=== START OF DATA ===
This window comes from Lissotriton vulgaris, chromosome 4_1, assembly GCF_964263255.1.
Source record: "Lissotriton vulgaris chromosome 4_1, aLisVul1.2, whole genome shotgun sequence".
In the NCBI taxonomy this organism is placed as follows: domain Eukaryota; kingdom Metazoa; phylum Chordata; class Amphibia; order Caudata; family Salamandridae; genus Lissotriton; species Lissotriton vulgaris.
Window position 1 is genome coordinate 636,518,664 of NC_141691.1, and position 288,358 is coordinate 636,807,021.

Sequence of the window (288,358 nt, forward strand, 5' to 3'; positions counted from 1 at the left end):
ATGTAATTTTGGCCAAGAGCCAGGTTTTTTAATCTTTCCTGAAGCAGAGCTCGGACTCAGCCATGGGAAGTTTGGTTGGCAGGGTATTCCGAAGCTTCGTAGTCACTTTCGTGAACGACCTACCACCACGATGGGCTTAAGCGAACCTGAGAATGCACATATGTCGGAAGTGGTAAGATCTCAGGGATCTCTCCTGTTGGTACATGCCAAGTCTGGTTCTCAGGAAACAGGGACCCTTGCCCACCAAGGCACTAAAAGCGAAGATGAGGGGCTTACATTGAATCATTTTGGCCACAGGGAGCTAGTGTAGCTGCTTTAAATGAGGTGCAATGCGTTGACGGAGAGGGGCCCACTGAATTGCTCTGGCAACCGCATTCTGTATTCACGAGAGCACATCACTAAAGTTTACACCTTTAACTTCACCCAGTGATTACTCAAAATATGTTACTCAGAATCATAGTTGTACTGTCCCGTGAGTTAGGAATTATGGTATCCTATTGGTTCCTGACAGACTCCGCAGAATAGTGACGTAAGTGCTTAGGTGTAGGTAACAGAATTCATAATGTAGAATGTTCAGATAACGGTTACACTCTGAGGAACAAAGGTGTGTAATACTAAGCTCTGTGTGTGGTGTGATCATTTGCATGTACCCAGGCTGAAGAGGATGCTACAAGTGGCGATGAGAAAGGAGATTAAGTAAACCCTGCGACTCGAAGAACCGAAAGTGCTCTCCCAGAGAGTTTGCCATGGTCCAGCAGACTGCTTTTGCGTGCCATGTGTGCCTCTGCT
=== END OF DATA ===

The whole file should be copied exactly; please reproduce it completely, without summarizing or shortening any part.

This window comes from Lissotriton vulgaris, chromosome 4_1, assembly GCF_964263255.1.
Source record: "Lissotriton vulgaris chromosome 4_1, aLisVul1.2, whole genome shotgun sequence".
In the NCBI taxonomy this organism is placed as follows: domain Eukaryota; kingdom Metazoa; phylum Chordata; class Amphibia; order Caudata; family Salamandridae; genus Lissotriton; species Lissotriton vulgaris.
Window position 1 is genome coordinate 636,518,664 of NC_141691.1, and position 288,358 is coordinate 636,807,021.

Sequence of the window (288,358 nt, forward strand, 5' to 3'; positions counted from 1 at the left end):
ATGTAATTTTGGCCAAGAGCCAGGTTTTTTAATCTTTCCTGAAGCAGAGCTCGGACTCAGCCATGGGAAGTTTGGTTGGCAGGGTATTCCGAAGCTTCGTAGTCACTTTCGTGAACGACCTACCACCACGATGGGCTTAAGCGAACCTGAGAATGCACATATGTCGGAAGTGGTAAGATCTCAGGGATCTCTCCTGTTGGTACATGCCAAGTCTGGTTCTCAGGAAACAGGGACCCTTGCCCACCAAGGCACTAAAAGCGAAGATGAGGGGCTTACATTGAATCATTTTGGCCACAGGGAGCTAGTGTAGCTGCTTTAAATGAGGTGCAATGCGTTGACGGAGAGGGGCCCACTGAATTGCTCTGGCAACCGCATTCTGTATTCACGAGAGCACATCACTAAAGTTTACACCTTTAACTTCACCCAGTGATTACTCAAAATATGTTACTCAGAATCATAGTTGTACTGTCCCGTGAGTTAGGAATTATGGTATCCTATTGGTTCCTGACAGACTCCGCAGAATAGTGACGTAAGTGCTTAGGTGTAGGTAACAGAATTCATAATGTAGAATGTTCAGATAACGGTTACACTCTGAGGAACAAAGGTGTGTAATACTAAGCTCTGTGTGTGGTGTGATCATTTGCATGTACCCAGGCTGAAGAGGATGCTACAAGTGGCGATGAGAAAGGAGATTAAGTAAACCCTGCGACTCGAAGAACCGAAAGTGCTCTCCCAGAGAGTTTGCCATGGTCCAGCAGACTGCTTTTGCGTGCCATGTGTGCCTCTGCT